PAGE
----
Alexanders - a herb dating back to Roman times
Alexanders is in full flower along roadside verges at the moment and its presence links us across space and time to the Mediterranean and events that unfolded over 2,000 years ago.
Sixty years before Christ (BC), Britain and Ireland were outposts at the edge of the civilised world, that is, the world known to the Roman Empire. While Britain was familiar to traders as a source of tin, some early historians of the classical world wondered if such a place existed at all.
In late summer of 55 BC Julius Caesar dispatched a single warship to scout the south coast of England and to gather intelligence in preparation for the invasion planned for the spring of 54 BC. The Roman army's landing at Kent that year was to be followed by a long series of landings over several years before the 'barbarian' Britons were finally subdued.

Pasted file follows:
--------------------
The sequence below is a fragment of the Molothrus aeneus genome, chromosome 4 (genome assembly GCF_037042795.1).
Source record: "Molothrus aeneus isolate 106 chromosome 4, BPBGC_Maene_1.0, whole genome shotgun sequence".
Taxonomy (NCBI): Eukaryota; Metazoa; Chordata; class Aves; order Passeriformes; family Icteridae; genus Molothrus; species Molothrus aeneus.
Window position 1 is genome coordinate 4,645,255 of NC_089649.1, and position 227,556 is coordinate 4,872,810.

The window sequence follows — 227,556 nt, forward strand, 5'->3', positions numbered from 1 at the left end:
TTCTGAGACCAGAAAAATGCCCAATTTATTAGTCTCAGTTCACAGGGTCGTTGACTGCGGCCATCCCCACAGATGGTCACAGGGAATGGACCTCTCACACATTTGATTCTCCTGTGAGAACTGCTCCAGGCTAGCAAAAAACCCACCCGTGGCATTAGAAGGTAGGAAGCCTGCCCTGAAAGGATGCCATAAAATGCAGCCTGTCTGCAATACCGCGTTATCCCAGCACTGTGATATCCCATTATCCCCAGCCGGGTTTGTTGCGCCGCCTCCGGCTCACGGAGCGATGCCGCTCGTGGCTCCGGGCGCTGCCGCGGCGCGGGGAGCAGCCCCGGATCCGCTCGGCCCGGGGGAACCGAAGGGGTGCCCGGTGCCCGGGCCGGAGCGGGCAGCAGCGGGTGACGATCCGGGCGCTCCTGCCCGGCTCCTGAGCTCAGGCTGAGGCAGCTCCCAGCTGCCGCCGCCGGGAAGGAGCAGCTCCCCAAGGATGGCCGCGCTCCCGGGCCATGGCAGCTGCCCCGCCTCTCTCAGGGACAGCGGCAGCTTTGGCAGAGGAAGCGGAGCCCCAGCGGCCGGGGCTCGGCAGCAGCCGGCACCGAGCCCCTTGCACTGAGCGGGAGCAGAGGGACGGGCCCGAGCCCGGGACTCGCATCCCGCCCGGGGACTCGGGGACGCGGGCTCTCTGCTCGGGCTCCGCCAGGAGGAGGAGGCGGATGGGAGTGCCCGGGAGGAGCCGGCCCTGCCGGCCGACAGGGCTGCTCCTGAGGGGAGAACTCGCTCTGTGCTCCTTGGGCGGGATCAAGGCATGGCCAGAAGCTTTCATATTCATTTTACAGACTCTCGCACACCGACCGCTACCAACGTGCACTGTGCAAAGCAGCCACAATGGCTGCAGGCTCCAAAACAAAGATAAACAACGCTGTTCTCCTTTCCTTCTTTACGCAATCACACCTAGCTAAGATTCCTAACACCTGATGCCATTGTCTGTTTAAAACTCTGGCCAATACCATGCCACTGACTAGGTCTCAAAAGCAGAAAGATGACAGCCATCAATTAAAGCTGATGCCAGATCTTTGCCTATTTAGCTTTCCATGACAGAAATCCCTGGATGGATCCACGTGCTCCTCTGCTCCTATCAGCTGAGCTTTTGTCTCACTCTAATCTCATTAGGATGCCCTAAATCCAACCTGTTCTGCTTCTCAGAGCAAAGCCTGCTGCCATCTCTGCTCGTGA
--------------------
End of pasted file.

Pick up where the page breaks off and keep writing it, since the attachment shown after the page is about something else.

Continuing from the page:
One of the many consequences of the waves of invasions by Roman forces was that their military chefs and cooks brought with them pot plants for use in their kitchens. Alexanders, the so-called 'pot herb of Alexandria', was one of these food plants and was one of the species they introduced to Britain from their Mediterranean homelands.
All parts of the plant were eaten either raw, boiled or deep fried and were used much as we use Parsley, Celery, Asparagus and Angelica nowadays. The hard black seeds were used like black pepper and the roots were cooked like roasted Parsnips.
Roman kitchen throw-outs managed to survive on waste ground. Over time the plants became naturalised and spread throughout Britain. Being from the Mediterranean, the plant originally named after Alexander the Great thrived best in frost-free coastal areas in the milder south of the country.
Alexanders fell into disuse as a culinary herb with the passage of time, changing fashions in cookery, advances in kitchen gardening and plant breeding, and the availability of better-tasting plants.
When and how the alien Mediterranean plant colonised Ireland is unknown. Here, the plant's distribution mirrors the situation in Britain: it is most common in coastal areas along the southern and eastern shores. That said, it is well-established in many inland areas and there is no satisfactory explanation as to how it thrives in areas prone to sharp frosts.
Alexanders grows more than knee-high, smells strongly of celery, has shiny, dark green leaves and greenish-yellow flowers arranged in umbels that should continue to bloom until early June.